18 former NBA players charged with defrauding NBA’s health and welfare benefit plan

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Eighteen former NBA players, including Sebastian Telfair, Glen “Big Baby” Davis and Darius Miles, have been charged with defrauding the NBA’s health and welfare benefit plan out of approximately $4 million, federal prosecutors said Thursday.

The players were charged with conspiracy to commit health care fraud and wire fraud as part of what prosecutors called a “widespread scheme to defraud” the NBA health care benefit plan.

They allegedly submitted false or fraudulent claims totaling nearly $4 million, from which the ex-players took in about $2.5 million.

The records submitted by the ex-players “described medical and dental services that were not in fact provided,” the indictment said.

The fraudulent invoices were created by a chiropractic office in Encino, California, two dentist offices in Beverly Hills and a wellness office in Washington state. The indictment named none of the offices allegedly involved and they were not charged.

Other ex-players charged include Terrence Williams, Alan Anderson, Anthony Allen, Shannon Brown, William Bynum, Christopher Douglas-Roberts, Melvin Ely, Jamario Moon, Milton Palacio, Ruben Patterson, Eddie Robinson, Gregory Smith, Charles Watson Jr., Antoine Wright and Anthony Wroten.

“The benefit plans provided by the NBA and the National Basketball Players Association to our players are critically important to support their health and well-being throughout their playing careers and over the course of their lives, which makes these allegations particularly disheartening,” the NBA said in a statement Thursday afternoon. “We will cooperate fully with the U.S. Attorney’s Office in this matter.”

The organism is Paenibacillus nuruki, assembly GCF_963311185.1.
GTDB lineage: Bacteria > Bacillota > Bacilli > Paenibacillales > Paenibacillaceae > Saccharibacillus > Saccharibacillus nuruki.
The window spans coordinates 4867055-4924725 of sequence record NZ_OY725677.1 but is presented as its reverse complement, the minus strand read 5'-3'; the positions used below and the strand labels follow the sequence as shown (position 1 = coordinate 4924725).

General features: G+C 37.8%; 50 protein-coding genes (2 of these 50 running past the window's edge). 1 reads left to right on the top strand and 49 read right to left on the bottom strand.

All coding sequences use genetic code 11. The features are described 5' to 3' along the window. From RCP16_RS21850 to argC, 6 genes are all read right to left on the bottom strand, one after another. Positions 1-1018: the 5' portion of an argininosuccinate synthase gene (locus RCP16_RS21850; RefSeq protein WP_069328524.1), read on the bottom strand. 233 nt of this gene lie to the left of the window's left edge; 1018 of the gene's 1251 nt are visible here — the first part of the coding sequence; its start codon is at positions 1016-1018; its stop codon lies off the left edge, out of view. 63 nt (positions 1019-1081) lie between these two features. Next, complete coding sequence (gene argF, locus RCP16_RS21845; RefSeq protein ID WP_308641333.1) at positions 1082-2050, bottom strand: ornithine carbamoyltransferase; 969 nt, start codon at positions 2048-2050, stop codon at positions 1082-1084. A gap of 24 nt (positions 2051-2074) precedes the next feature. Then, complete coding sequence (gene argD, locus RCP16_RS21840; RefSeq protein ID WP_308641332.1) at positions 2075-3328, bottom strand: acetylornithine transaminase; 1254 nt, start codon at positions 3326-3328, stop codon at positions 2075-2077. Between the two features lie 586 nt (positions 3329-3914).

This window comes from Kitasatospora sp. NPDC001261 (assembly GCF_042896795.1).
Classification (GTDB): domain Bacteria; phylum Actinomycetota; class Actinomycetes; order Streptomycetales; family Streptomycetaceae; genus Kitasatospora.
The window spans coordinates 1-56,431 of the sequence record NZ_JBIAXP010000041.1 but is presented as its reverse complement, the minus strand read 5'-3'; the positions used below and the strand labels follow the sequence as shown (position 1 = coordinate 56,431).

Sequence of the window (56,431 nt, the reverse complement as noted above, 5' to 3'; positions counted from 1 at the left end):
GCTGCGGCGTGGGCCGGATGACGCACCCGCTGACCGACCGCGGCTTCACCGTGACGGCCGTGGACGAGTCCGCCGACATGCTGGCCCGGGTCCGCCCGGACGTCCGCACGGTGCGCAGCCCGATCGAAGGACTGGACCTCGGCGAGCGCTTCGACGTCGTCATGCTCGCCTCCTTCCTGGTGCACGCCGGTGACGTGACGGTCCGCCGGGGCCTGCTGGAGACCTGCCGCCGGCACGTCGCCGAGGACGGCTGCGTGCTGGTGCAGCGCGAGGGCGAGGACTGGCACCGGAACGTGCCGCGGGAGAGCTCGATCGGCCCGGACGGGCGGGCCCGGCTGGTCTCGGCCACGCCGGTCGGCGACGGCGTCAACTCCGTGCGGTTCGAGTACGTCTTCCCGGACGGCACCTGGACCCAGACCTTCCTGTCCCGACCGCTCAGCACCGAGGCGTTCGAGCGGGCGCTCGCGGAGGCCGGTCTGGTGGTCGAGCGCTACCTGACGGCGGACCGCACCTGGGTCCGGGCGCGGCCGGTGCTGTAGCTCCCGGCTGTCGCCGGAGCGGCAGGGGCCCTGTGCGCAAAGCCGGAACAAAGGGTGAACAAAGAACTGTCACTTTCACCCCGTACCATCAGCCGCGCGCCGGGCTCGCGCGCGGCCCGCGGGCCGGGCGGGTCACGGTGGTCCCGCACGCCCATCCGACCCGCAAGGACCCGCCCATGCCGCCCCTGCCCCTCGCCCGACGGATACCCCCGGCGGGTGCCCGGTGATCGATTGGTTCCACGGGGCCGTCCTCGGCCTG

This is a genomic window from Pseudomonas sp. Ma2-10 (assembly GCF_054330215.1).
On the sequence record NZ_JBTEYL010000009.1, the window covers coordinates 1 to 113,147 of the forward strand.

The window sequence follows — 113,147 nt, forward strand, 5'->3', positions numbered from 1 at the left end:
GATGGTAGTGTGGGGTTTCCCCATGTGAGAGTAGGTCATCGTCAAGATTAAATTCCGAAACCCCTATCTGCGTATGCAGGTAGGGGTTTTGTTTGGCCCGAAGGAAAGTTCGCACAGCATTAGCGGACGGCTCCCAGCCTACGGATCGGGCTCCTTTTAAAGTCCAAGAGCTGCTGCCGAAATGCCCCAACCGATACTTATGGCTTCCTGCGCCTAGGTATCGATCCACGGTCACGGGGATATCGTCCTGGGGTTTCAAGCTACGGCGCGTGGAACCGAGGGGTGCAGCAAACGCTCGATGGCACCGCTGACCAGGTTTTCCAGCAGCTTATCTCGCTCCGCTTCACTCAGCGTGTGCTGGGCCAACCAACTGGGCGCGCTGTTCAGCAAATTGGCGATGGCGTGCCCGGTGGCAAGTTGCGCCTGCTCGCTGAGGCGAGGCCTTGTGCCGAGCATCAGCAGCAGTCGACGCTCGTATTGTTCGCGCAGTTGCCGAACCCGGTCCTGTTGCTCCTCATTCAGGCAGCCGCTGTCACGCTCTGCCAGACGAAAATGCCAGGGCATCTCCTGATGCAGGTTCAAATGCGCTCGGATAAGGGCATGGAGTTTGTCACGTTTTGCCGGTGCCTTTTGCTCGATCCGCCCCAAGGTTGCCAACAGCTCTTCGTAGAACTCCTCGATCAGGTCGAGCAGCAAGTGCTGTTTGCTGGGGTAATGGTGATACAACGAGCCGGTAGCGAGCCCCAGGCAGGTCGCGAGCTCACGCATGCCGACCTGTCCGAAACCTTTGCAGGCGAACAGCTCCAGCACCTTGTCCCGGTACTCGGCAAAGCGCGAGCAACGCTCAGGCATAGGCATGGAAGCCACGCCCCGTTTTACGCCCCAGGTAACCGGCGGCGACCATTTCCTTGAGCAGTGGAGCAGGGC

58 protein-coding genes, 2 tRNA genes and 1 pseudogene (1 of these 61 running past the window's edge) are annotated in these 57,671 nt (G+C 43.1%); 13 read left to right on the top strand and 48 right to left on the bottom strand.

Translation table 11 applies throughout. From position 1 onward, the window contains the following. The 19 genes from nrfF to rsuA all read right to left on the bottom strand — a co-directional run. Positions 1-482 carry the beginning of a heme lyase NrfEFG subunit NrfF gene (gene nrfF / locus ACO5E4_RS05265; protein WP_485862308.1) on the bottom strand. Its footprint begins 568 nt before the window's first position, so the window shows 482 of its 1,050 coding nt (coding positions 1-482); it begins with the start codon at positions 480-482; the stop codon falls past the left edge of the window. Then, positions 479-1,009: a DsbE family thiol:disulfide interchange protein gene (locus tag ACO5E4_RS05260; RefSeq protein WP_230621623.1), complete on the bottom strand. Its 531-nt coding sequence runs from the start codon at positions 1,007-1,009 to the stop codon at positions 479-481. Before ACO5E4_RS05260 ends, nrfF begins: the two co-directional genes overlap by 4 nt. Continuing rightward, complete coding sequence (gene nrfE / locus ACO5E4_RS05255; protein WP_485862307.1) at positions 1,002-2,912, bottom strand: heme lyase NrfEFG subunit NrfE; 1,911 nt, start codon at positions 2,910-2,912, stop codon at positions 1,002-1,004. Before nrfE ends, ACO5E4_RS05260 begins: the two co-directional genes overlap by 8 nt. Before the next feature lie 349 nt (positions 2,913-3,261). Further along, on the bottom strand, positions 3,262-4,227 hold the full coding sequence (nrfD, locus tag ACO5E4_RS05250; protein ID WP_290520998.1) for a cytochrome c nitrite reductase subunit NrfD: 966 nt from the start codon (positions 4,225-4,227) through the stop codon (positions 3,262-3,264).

The indictment alleges Williams orchestrated the plan, U.S. Attorney Audrey Strauss said

“Williams recruited other plan participants to defraud the plan by offering to supply them with false invoices to support their false and fraudulent claims to the plan in exchange for the payment kickbacks to Williams,” the indictment said.

The indictment also alleges that Williams impersonated an individual who processed the plan’s claims. Williams, the indictment said, received $230,000 in kickbacks from the other defendants for his role.

The defrauded NBA plan is intended to give additional coverage to eligible NBA players’ existing medical coverage, according to the indictment, by reimbursing “certain medical expenses incurred by eligible active and former NBA players, their spouses, and other dependents that are no covered by a player’s primary insurance carrier.”

In December 2018, Smith, a former Chicago Bulls forward, sent an invoice to the NBA Health and Welfare Benefit plan claiming reimbursement for a $48,000 root canal at a dentist’s office in Beverly Hills. At the time, however, Smith was in Taiwan playing in a basketball game, according to an indictment returned in New York.

Davis, Wroten and Allen all claimed to have had crowns on the same six teeth on the same day, May 11, 2016, the indictment said.

Sixteen of the ex-NBA players have been taken into custody by the FBI and are due to appear in courtrooms in cities across the country before they’re brought to New York for arraignment.

Telfair pleaded not guilty Thursday and was ordered released on a $250,000 bond.

His travel is limited to New York City and its immediate suburbs. The judge ordered him to have no contact with his co-defendants and he was told to make efforts to find a job.

Palacio, who is an assistant coach with the Portland Trail Blazers, was placed on administrative leave, the team announced Thursday.

“The federal investigation is independent of the Trail Blazers organization and we will have no further comment pending the outcome of the legal process,” the team said in a statement.